For the sake of argument alone, if one takes into account all the evidence for Alexander the Great, a well documented and attested figure in history, there is simply no comparison between him and the figure of Jesus. Take any one Gospel (or all four, if one would like) and examine it next to Arrian’s history of Alexander’s campaigns. Even as late as Arrian is, Arrian uses methods that surpass the methods (if any at all) used by the Gospel authors. For example, Arrian compares his sources which consisted of eyewitness (written) accounts from Alexander’s generals (he explicitly cites his sources, even if they are now lost) and tells us why he is choosing one account of an event over the other, or why one seems to hold more weight. (1) Further, many of the citations Arrian uses are known from other contemporary and later sources. (2)  In addition to Arrian’s work, there are still perhaps hundreds of extant contemporary attestations of Alexander the Great from manuscripts, (3) artwork (busts of him; we have copies of originals done from his life), coins, and inscriptions (many contemporaneous). (4) There are also other lesser evidences (but hardly anywhere near the sort of dubious or questionable evidence we might have for Jesus) like letters of Alexander and Aristotle and Philip and Speusippus, and the hundreds of quotations of contemporaries and eyewitnesses that survive in later works, most of which are hard to dispute.  If we had this sort of evidence for Jesus’ life and ministry, there would be no need to question his historical significance (or, perhaps, his historicity at all).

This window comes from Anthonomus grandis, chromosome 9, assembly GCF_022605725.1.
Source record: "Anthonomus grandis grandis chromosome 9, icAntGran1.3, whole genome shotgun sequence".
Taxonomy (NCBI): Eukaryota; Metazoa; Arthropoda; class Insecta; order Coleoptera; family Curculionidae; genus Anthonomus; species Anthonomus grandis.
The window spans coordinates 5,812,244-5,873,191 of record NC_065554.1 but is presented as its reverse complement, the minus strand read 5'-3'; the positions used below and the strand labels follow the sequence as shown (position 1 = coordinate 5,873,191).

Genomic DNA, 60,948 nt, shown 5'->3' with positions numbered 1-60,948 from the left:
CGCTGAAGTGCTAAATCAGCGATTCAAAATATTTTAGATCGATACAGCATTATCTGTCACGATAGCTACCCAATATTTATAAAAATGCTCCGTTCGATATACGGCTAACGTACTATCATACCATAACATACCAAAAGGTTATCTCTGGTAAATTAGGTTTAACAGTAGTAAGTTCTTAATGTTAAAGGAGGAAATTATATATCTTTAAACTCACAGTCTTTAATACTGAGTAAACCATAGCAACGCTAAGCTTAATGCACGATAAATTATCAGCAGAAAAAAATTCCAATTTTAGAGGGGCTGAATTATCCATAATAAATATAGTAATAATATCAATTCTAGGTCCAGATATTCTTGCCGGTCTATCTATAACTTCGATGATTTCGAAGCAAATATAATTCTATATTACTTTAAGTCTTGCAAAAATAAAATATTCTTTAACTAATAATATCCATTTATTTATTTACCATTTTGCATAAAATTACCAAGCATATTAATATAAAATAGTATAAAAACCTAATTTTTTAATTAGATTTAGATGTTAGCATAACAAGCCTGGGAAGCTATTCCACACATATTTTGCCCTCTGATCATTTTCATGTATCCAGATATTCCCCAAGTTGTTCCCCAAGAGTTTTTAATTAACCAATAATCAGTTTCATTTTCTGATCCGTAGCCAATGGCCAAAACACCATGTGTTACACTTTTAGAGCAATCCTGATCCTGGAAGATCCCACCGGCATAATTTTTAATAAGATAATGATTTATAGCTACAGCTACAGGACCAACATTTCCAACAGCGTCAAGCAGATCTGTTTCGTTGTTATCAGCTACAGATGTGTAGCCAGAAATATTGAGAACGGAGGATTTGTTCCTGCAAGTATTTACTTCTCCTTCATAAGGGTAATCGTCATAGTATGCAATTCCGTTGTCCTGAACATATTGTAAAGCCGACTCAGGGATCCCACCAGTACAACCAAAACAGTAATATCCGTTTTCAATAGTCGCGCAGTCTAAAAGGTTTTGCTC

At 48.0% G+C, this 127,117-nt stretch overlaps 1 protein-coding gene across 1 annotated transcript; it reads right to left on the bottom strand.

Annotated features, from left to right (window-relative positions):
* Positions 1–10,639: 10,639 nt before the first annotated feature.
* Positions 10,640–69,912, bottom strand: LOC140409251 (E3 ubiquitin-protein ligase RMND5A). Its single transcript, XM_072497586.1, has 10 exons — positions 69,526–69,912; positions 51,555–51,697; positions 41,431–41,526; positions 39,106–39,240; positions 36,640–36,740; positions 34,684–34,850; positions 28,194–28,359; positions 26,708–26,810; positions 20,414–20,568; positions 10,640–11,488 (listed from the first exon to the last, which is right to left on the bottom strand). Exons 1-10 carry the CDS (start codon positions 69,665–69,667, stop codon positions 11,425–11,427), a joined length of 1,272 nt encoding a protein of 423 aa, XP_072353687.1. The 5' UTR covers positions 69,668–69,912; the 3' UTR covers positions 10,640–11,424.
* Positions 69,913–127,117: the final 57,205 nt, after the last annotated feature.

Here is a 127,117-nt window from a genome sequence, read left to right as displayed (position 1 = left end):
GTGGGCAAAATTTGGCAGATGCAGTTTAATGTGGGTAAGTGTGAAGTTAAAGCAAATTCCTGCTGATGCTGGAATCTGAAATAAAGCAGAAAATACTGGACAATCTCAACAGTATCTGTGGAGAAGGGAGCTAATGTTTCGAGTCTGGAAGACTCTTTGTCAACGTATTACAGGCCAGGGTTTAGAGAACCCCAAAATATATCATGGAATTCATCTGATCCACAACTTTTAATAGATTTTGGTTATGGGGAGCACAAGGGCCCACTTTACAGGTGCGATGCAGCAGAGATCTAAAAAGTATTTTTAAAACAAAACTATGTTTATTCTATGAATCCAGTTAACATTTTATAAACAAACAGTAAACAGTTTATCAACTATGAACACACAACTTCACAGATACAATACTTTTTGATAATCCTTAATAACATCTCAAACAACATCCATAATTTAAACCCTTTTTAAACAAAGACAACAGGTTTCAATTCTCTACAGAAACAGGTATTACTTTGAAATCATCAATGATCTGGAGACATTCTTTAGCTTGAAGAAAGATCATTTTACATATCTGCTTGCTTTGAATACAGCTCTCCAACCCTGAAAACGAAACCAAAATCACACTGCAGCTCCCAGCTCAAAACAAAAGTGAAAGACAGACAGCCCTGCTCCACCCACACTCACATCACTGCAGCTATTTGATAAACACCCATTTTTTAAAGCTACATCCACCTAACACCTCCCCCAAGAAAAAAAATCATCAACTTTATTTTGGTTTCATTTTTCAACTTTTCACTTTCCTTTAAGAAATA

One may make the argument that we cannot expect this sort of evidence for a historical Jesus, as he’d be relatively insignificant compared to a figure such as Alexander the Great. That’s very true, assuming a historical, itinerant, impoverished Jesus. So then the question becomes one of contradiction. Why would a scholar so desire to suggest, erroneously, that the evidence for a historical Jesus is greater than that of Alexander (or even on par with it!) when the fact is, quite clearly, that the evidence for Alexander is so superior to that of any provided for Jesus? Not only is it superior, but it is improbable—near impossible perhaps—that a historian should expect anything similar between Alexander and a insignificant historical Jesus as far as evidence goes. Yet this is the sort of statement so commonly heard by both scholars and apologists alike that often allows the wool to be pulled over the eyes of the uninformed reader. It is intellectually dishonest and, perhaps, irresponsible statements like these and others that perpetuate the conclusion among…well, almost everyone, that the historicity of Jesus is an established fact.  Jesus has become for many both inside and outside the field a “concrete entity with recognizable parameters.” (5)